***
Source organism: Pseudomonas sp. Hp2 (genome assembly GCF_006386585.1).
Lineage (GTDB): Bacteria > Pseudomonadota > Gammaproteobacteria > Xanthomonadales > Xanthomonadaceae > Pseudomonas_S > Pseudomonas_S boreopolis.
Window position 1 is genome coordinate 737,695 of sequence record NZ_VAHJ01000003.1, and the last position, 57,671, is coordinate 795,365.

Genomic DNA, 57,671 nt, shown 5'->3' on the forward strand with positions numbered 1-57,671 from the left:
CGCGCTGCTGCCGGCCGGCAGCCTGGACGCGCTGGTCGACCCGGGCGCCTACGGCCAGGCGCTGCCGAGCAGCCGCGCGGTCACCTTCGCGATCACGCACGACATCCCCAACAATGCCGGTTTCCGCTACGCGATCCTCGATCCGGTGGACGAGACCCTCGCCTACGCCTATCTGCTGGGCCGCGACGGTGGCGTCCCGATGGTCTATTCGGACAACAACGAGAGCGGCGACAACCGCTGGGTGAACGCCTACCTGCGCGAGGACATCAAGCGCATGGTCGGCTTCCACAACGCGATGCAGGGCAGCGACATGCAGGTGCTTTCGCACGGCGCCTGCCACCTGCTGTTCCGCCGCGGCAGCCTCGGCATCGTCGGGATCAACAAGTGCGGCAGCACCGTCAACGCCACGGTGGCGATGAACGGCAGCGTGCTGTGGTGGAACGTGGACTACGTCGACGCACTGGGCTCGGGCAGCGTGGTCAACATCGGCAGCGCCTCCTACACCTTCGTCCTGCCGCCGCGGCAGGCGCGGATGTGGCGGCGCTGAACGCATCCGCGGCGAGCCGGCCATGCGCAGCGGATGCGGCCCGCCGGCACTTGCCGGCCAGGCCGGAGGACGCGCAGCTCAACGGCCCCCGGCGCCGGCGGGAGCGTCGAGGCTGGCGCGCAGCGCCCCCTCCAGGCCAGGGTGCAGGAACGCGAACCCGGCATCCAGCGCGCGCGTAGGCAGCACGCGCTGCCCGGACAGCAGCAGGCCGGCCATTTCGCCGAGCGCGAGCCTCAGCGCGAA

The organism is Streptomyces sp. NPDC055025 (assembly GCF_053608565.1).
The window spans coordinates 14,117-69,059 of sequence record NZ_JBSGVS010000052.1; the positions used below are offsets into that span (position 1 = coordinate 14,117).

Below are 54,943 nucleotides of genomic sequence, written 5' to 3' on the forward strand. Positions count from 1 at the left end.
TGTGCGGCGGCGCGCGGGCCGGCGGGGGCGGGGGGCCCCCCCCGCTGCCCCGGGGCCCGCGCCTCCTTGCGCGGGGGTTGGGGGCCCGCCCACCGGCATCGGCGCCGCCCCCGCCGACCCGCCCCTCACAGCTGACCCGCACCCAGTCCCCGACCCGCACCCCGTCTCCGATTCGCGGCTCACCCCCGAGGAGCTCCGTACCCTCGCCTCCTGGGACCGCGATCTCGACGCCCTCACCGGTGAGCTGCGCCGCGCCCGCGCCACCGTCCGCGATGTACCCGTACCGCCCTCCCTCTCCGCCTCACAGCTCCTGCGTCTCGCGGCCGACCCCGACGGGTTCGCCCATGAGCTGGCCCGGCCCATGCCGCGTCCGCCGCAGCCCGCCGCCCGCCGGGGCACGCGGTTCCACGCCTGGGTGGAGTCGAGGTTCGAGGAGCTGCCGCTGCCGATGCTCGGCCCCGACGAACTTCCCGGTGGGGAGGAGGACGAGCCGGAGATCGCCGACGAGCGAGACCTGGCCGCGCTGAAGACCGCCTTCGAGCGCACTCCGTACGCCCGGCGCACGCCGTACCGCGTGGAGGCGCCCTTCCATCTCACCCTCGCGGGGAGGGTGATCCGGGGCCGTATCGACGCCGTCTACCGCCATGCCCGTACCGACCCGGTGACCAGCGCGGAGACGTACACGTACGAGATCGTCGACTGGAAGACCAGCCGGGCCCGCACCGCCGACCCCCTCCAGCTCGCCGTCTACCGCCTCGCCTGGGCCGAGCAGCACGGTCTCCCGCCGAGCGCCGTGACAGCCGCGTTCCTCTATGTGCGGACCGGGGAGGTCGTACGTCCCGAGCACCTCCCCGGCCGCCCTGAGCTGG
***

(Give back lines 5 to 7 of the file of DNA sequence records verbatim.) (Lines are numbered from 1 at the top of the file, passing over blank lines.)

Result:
CGCGCTGCTGCCGGCCGGCAGCCTGGACGCGCTGGTCGACCCGGGCGCCTACGGCCAGGCGCTGCCGAGCAGCCGCGCGGTCACCTTCGCGATCACGCACGACATCCCCAACAATGCCGGTTTCCGCTACGCGATCCTCGATCCGGTGGACGAGACCCTCGCCTACGCCTATCTGCTGGGCCGCGACGGTGGCGTCCCGATGGTCTATTCGGACAACAACGAGAGCGGCGACAACCGCTGGGTGAACGCCTACCTGCGCGAGGACATCAAGCGCATGGTCGGCTTCCACAACGCGATGCAGGGCAGCGACATGCAGGTGCTTTCGCACGGCGCCTGCCACCTGCTGTTCCGCCGCGGCAGCCTCGGCATCGTCGGGATCAACAAGTGCGGCAGCACCGTCAACGCCACGGTGGCGATGAACGGCAGCGTGCTGTGGTGGAACGTGGACTACGTCGACGCACTGGGCTCGGGCAGCGTGGTCAACATCGGCAGCGCCTCCTACACCTTCGTCCTGCCGCCGCGGCAGGCGCGGATGTGGCGGCGCTGAACGCATCCGCGGCGAGCCGGCCATGCGCAGCGGATGCGGCCCGCCGGCACTTGCCGGCCAGGCCGGAGGACGCGCAGCTCAACGGCCCCCGGCGCCGGCGGGAGCGTCGAGGCTGGCGCGCAGCGCCCCCTCCAGGCCAGGGTGCAGGAACGCGAACCCGGCATCCAGCGCGCGCGTAGGCAGCACGCGCTGCCCGGACAGCAGCAGGCCGGCCATTTCGCCGAGCGCGAGCCTCAGCGCGAA

The organism is Streptomyces sp. NPDC055025 (assembly GCF_053608565.1).
The window spans coordinates 14,117-69,059 of sequence record NZ_JBSGVS010000052.1; the positions used below are offsets into that span (position 1 = coordinate 14,117).